cm. grams of catalyst 5 0.27s Al(n.C3H7)3 1.00 10.5 1 81 292 6 0. 283 AKCflHi): 1.00 8.1 2 79 280 The polyethylene obtained melts at 141 C. and its and introducing ethylene in such a manner as to maintain viscosimetric molecular weight is 320,000. Analysis by a constant total pressure of 19.2 kg. per square cm. infrared spectrometry reveals that it contains less than 1 After 4 hours the autoclave is opened and the product CH group, less than 0.20 vinyl groups, less than 0.05 formed recovered. Analysis shows that it contains 31 mol vinylidene groups, and less than 0.01 internal trans groups percent of propylene and double C=C bonds at the rate per 1000 carbon atoms. of 0.74 mol gram per kg.
Example 7 This product has all the properties of an elastomer and 1s vulcanlzable by sulphur.
Propylene is polymerized with a catalyst similar to the one prepared in Example 5, but containing 56- grams of Example 11 titanium Per The terpolymerization of ethylene with propylene and rg-: gli ca gl gg gg qlfifi i 12 hexane hexadiene 1,4 is effected in the absence of solvent by a Y5 m1 1 1 f exam an means of a catalyst identical to that prepared in Example grams of propylene are introduced into an autoclave.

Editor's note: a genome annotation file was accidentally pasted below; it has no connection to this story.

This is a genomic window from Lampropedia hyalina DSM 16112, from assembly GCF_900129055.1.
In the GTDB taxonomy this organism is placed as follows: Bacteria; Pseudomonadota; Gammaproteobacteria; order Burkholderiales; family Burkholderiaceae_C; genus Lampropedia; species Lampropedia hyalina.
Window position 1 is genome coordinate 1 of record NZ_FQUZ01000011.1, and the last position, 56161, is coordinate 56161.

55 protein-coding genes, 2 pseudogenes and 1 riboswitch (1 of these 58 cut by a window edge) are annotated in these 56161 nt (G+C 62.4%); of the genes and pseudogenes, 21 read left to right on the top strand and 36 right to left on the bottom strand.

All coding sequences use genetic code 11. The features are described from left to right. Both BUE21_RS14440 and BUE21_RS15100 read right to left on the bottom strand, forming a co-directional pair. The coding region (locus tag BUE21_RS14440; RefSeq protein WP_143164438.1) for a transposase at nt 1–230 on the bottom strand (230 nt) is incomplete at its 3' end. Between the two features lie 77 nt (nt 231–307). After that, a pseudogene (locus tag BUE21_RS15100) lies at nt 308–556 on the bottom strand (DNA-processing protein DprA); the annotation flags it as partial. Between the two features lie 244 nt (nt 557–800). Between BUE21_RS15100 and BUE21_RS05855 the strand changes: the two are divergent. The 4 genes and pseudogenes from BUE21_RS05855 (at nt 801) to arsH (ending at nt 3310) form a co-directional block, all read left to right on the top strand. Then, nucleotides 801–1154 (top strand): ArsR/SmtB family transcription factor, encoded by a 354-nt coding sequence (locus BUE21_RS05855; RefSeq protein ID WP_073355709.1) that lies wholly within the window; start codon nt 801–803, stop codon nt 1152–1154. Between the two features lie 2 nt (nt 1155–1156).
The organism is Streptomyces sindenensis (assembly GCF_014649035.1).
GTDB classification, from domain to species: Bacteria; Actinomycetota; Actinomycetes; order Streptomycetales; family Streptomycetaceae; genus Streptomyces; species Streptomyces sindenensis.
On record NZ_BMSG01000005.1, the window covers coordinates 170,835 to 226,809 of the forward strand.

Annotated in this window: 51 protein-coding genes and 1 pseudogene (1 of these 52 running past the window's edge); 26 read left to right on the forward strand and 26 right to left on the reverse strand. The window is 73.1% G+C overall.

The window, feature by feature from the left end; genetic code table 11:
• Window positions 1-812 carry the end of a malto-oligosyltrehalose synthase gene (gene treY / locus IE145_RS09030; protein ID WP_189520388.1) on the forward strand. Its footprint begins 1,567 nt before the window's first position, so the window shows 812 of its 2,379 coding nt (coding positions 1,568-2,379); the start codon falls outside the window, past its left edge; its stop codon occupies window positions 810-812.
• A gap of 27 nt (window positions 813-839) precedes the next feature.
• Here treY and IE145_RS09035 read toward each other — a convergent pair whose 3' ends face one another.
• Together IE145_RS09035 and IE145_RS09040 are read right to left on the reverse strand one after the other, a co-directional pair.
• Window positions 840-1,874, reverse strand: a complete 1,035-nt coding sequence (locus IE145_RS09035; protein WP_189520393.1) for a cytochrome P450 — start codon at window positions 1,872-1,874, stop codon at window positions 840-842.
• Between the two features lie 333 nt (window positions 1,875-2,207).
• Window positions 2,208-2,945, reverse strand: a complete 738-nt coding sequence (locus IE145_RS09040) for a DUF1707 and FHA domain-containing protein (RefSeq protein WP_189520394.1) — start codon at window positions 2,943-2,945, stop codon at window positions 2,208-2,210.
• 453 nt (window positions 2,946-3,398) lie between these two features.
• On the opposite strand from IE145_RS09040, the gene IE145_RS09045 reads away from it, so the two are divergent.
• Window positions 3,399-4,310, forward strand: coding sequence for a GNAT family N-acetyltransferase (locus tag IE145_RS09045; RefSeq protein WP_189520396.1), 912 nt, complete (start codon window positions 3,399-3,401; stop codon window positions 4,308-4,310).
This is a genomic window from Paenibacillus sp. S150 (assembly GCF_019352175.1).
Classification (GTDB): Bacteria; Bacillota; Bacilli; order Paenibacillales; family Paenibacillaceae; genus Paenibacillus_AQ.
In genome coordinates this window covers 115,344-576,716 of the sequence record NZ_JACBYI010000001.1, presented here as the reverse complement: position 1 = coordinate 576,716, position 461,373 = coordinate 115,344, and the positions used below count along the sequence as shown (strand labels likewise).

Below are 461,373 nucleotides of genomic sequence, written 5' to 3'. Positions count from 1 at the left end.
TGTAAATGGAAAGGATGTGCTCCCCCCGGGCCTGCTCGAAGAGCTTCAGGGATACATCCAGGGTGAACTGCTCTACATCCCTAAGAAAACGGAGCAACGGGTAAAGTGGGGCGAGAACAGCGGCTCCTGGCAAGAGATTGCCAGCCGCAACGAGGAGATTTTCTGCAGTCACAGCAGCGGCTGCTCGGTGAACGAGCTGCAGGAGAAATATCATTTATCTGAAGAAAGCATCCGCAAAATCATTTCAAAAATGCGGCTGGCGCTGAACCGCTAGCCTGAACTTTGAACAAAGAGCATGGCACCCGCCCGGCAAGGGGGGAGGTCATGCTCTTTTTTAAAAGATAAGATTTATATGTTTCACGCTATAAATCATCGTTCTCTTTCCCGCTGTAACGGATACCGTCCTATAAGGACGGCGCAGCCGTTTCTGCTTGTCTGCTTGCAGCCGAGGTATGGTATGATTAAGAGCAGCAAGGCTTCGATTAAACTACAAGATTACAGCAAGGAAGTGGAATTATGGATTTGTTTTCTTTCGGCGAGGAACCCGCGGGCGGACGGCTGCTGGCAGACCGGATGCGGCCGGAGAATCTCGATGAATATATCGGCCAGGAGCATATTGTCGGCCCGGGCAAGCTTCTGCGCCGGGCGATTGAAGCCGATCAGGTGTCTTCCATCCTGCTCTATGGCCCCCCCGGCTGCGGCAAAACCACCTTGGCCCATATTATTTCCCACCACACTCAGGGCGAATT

After 5 h ll at 's 3 grams of Polypropylene are 0.463 gram of this catalyst containing 66 grams of tiobtalnedtanium per kg. of material, 0.642 gram of triisobutyl- Example 3 aluminum, and 336 grams of propylene are introduced Ethylene and propylene are copolymerized in the into a 1.5 litre autoclave. The temperature of the mixture presence of a solvent with a catalyst similar to that used 50 is brought to and ethylene is introduced 80 as to i E l 5 b Containing 56 grams of Ti k maintain a constant total pressure of 19.2 kg. per square 1 gram f A1(i() H di l d i h 0,501 gram cm. A total of 16.9 grams of hexadiene 1,4 is then added of catalyst, 520 millilitres of hexane, and 67.2 grams of progressively throughOilt the Polymerization P propylene are introduced in succession into a 1.5 litre After three hours the reaction is pp and 189 grams autoclave, of an ethylene-propylene-hexadiene 1,4 terpolymer are The whole mixture is brought to 60 C. while agitating, Collected, the P py Content of Which iS 35 mol perand ethylene is injected in such a manner as to bring the cent and the hon-Saturation expressed in double total pressure to 30 kg. per square cm. bonds, is H101 gram P of p ll The polymerization reaction is extremely vigorous, to This p y is amorphous and vilieahizahle y 5111 such an extent that the experiment must be stopped after 60 P only 30 minutes in order to avoid solidification. We claim: